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20 students die in freak tree accident in Ghana

Agency Press France

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ACCRA — 20 students have died and several other injured after a large tree fell on them at a popular waterfall spot in Kintampo, Ghana, emergency officials said Sunday.

Ghana National Fire Service spokesman Prince Billy Anaglate said the “unusual incident” happened on Sunday afternoon when a group of high school students were swimming at the Kintampo waterfalls, a popular tourist destination in the Brong-Ahafo region.

“They were swimming in the river when there was a storm, a windy atmosphere that had uprooted some of the trees and they had fallen on some of them — those who were apparently swimming,” Anaglate said.

“We extend our condolences to the families of the dead and pray for the injured,” said the country’s tourism minister Catherine Abelema Afeku in a statement.

“A huge tree fell at the top when the rains began and crashed the revellers,” an eyewitness told Ghana’s Starr News.

“Most of them are students of the Wenchi Senior High School. Others are tourists. We are trying to save those who are trapped by cutting the trees with chainsaws.”

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Tibet can be in China : Dalai Lama

Gorkha Post

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NEW DELHI — Tibetan spiritual leader the Dalai Lama has said that Tibet can remain in China, if Beijing recognised and respected the region’s distinct culture and autonomy.

Speaking at a lecture on ‘Role of Ethics and Culture in Promoting Global Peace and Harmony’ here on Sunday, organised by Nehru Memorial Museum and Library and Antar-Rashtriya Sahyog Parishad, he said, “Historically and culturally, Tibet has been independent. China took control of Tibet in 1950 in what it called a ‘peaceful liberation’.”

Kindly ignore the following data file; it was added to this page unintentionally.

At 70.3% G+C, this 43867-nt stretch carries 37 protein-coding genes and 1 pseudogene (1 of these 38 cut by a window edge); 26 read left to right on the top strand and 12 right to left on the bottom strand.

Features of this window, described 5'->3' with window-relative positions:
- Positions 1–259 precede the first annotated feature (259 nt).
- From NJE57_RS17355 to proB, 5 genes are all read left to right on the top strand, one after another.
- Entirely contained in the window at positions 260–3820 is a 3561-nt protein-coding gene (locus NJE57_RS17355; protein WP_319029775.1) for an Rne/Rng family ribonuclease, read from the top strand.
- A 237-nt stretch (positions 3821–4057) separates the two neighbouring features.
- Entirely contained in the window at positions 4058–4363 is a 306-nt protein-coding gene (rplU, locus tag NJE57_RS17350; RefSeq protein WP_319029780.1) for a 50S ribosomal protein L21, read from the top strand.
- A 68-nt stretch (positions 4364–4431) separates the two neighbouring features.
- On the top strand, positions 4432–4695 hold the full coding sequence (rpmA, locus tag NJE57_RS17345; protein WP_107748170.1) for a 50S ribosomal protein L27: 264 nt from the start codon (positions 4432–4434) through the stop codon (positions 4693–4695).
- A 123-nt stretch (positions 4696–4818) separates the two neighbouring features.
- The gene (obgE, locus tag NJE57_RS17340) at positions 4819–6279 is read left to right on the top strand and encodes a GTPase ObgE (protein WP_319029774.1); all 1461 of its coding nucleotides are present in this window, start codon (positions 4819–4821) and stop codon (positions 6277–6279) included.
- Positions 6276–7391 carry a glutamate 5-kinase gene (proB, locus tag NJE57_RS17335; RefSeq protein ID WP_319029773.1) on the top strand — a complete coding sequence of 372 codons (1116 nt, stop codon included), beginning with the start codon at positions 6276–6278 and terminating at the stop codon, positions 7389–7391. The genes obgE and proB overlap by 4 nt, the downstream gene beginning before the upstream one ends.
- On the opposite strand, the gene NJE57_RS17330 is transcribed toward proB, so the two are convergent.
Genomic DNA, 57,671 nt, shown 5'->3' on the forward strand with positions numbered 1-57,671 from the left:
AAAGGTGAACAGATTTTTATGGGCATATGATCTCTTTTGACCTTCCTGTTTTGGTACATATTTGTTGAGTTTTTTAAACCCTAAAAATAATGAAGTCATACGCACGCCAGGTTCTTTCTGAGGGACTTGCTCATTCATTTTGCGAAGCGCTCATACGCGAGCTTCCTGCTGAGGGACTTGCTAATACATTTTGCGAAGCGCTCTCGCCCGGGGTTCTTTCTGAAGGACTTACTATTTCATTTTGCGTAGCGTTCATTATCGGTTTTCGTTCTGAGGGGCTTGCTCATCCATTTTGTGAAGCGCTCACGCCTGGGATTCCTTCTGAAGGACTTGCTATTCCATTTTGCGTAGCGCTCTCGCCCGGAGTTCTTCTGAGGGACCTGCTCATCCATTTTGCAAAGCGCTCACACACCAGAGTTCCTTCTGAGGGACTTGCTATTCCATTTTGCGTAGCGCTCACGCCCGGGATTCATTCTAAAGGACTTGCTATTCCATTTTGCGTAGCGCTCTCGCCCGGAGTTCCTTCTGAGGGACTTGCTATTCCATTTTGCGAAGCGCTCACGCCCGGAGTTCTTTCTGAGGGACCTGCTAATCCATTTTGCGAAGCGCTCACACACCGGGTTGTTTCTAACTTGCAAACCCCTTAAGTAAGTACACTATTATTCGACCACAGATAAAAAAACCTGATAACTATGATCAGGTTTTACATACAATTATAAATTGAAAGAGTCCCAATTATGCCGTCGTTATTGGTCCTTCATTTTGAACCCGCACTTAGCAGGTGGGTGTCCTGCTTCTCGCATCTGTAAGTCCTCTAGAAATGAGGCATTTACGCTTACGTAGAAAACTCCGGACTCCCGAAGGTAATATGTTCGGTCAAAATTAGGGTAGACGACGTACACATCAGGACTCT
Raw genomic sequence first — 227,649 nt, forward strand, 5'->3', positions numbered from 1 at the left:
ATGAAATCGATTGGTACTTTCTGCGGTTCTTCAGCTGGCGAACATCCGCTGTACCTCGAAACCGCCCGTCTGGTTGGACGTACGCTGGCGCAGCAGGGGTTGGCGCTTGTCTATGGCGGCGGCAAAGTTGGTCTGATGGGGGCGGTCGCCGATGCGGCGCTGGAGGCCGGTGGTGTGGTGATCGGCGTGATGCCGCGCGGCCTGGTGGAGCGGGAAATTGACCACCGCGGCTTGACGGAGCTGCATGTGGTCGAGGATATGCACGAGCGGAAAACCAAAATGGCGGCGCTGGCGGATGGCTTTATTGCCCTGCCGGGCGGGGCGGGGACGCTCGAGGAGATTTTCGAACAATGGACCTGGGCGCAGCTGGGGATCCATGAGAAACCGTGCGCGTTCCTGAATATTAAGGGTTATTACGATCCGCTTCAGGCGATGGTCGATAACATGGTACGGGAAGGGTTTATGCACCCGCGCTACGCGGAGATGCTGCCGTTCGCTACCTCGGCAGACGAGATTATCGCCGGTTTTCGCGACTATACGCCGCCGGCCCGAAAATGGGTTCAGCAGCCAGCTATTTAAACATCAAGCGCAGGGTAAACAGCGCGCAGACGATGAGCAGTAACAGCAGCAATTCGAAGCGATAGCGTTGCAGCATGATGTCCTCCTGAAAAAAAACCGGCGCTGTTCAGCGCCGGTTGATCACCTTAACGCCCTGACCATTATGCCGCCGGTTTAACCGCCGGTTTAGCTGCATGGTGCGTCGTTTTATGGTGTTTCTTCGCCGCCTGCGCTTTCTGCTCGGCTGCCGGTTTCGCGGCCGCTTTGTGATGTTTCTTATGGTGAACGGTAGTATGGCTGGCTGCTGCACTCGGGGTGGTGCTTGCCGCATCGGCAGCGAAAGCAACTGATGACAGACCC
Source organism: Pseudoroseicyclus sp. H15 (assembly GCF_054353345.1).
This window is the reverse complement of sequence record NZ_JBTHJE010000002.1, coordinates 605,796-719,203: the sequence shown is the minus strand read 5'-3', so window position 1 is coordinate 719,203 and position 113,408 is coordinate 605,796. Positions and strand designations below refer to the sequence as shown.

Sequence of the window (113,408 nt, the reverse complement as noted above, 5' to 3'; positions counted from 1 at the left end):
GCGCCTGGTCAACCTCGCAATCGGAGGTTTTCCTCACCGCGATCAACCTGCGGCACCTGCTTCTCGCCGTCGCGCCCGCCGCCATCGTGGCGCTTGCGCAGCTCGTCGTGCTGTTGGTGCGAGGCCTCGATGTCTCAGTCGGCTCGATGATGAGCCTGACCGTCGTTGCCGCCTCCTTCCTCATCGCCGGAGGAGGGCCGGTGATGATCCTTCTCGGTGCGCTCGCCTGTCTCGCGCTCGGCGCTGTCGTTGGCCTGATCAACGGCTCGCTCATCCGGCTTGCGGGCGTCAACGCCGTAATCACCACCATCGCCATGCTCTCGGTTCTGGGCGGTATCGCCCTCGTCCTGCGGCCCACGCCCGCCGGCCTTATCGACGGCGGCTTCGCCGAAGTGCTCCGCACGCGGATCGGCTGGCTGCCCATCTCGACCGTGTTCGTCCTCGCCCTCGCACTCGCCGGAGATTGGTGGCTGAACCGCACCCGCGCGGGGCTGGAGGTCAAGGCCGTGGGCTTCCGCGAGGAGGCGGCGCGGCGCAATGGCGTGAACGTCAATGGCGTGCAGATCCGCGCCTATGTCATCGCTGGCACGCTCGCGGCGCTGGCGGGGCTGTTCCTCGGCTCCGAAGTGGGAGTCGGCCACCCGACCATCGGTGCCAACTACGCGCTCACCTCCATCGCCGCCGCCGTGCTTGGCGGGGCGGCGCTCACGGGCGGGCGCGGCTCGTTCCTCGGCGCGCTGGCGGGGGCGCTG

The event was being held to commemorate the 60th anniversary of the 82-year-old Tibetan spiritual icon’s exile to India.

“So,” he added, “As long as the Constitution of China recognises our culture and Tibetan autonomous region’s special history, it (Tibet) can remain there.”

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Tibet could benefit economically by staying in China and Chinese citizens could gain from Tibetan Buddhism, he said in a lecture to commemorate the 60th anniversary of his exile to India.

“Historically and culturally, Tibet has been independent. The region’s geography shows where Tibet begins. So long as the constitution of China recognises our culture and Tibetan autonomous region’s special history, they can remain [part of China],” he said.

The Dalai Lama also expressed concerns on the ethnic violence against the Rohingyas in Myanmar, calling it as sad and terrifying. Also, he underscored the need to iron out differences and to work for all-round development and peace together.

Calling on the inclusion of ancient Indian traditions in the country’s education, the Dalai Lama added, “Discussions on how to include ancient Indian traditions in educational system should begin. India has the ability to combine modern education with its ancient traditions to help solve problems in the world. This would help India to fight against terrorism and global warming.”

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The Dalai Lama also went to say that the global warming had adversely affected the amount of snowfall in Dharamshala, where he resided and also the seat of the Tibetan government-in-exile.

Throwing light on the teachings of Tibetan Buddhism, the Dalai Lama said, “The greatness of the Indian civilisation is its spiritual brotherhood and harmony. It has helped to produce the greatest philosophical thinkers and preachers who gave rise to the Nalanda tradition of Buddhism based on reason and logical conclusion.”

The Dalai Lama, along with his followers, fled to India from Tibet in 1959 in a massive uprising by the Chinese forces.

With ANI Inputs

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